(What did you expect? A better title?)
I’m a bit late with this–I’ve been wifi-less for the past few days–but Tracy Letts latest play, Superior Donuts, is going to close on January 3.
It received positive reviews, but not the gushing, enthusiastic reviews that August: Osage County did. (Although, I’m not sure how many shows do.) I didn’t get to see it, but I’ve read good things from bloggers that did see it and enjoyed it like it was a hot, fresh doughnut from the Krispy Kreme shop near my apartment. (But more filling than a doughnut is.) I had hoped to see it when I might be venturing out to New York, but since that won’t be before January 3, it seems as though I won’t be able to see it.
In his column today, Michael Riedel did his usual doomsaying for the revival of Ragtime, which is another show that I heard great things about and wanted to see. The rumored closing is apparently because of the so-so grosses (which are better than how some shows are doing on Broadway).
While there’s also this news, the New York Times informed readers of something everyone already knew with an article entitled “On Broadway, Shows With the Biggest Names Get the Fullest Houses.” Although, now it’s not just any celebrity. Sure, Julia Stiles and Bill Pullman are pretty big, but Oleanna is closing this Sunday. And Michael McKean was in This is Spinal Tap. Big names now means the biggest names, like Hugh Jackman, Daniel Craig, Catherine Zeta-Jones, Angela Lansbury, Carrie Fisher, and Jude Law.*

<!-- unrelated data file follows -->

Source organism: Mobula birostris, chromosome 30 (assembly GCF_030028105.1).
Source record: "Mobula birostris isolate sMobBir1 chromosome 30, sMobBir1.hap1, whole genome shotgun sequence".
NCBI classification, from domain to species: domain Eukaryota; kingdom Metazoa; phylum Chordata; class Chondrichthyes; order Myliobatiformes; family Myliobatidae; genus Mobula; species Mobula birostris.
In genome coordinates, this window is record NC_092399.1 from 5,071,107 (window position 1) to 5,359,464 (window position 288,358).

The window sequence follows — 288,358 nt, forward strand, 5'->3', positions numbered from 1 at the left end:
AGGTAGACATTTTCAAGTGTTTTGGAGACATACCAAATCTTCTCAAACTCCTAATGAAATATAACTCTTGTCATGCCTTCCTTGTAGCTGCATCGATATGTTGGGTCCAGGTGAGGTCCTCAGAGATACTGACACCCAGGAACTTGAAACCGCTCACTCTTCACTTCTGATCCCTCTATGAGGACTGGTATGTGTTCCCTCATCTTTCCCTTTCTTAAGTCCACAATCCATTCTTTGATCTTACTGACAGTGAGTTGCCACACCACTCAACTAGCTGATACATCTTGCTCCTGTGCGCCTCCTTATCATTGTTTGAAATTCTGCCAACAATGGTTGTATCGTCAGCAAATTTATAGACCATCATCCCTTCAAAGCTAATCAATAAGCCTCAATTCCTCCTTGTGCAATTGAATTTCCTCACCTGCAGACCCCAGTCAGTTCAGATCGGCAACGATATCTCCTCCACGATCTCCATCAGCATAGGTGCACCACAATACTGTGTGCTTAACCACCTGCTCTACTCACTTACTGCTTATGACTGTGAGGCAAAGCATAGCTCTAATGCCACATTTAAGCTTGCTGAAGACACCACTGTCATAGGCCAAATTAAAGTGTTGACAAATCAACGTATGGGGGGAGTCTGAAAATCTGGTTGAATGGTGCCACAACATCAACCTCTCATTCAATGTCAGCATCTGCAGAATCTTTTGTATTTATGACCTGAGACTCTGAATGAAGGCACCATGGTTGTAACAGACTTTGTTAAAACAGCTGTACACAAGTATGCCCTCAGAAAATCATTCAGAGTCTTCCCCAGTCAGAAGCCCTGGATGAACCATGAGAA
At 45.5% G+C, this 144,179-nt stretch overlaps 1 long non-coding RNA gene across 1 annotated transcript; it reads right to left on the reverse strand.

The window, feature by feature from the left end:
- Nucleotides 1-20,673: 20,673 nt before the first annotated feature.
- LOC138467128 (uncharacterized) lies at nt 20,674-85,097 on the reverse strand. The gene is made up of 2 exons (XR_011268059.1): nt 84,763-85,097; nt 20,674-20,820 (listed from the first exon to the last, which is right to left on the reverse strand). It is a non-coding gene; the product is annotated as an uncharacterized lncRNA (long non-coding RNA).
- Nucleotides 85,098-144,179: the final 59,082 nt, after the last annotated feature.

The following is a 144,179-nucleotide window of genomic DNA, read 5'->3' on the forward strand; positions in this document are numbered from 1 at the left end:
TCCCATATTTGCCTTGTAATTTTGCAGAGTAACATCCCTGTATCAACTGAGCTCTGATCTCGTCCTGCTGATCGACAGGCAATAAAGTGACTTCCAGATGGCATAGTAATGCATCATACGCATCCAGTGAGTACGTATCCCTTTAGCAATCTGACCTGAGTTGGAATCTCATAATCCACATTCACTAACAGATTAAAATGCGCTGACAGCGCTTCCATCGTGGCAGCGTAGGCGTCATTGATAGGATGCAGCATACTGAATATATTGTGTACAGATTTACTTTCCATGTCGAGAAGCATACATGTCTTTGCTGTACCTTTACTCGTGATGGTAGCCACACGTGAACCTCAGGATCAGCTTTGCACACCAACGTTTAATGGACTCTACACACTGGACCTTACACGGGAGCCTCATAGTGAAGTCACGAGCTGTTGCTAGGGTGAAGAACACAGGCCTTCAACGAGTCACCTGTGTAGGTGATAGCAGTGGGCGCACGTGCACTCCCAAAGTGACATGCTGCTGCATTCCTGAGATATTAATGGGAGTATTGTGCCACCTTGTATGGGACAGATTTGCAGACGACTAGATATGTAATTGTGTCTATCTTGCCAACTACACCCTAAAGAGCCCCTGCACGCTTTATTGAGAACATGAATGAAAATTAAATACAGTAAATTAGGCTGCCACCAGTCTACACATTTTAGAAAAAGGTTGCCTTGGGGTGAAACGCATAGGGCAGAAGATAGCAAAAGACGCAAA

I know that this will sound old, but it is sad that very few plays on Broadway can’t survive on good reviews and word of mouth alone. (Translation: It’s sad that Broadway can’t work like Chicago theater where a show with good reviews and buzz at a storefront theater can be a hit.) I’m not just saying that because there are a lot of shows that I’d like to see when I’m in New York that aren’t running when I’m there, it’s just becoming very evident that HUGE celebrities in plays on Broadway does put butts in seats. Some celebrities might be perfect in those roles, and in the case of Fisher, she’s in her own one-woman show, but business isn’t always logical or make sense. (Cue up the song “It’s a Business” from Curtains.)
Anyway, there’s always Christopher Walken looking for his fecking hand in A Behanding in Spokane to look forward too.
In keeping with the new Federal Trade Commission (FTC) regulations that unfairly discriminate against bloggers, who are now required by law to disclose when they have received anything of value they might write about, please note that I have received nothing of value in exchange for this post.
(thanks to Steve On Broadway for the disclaimer.)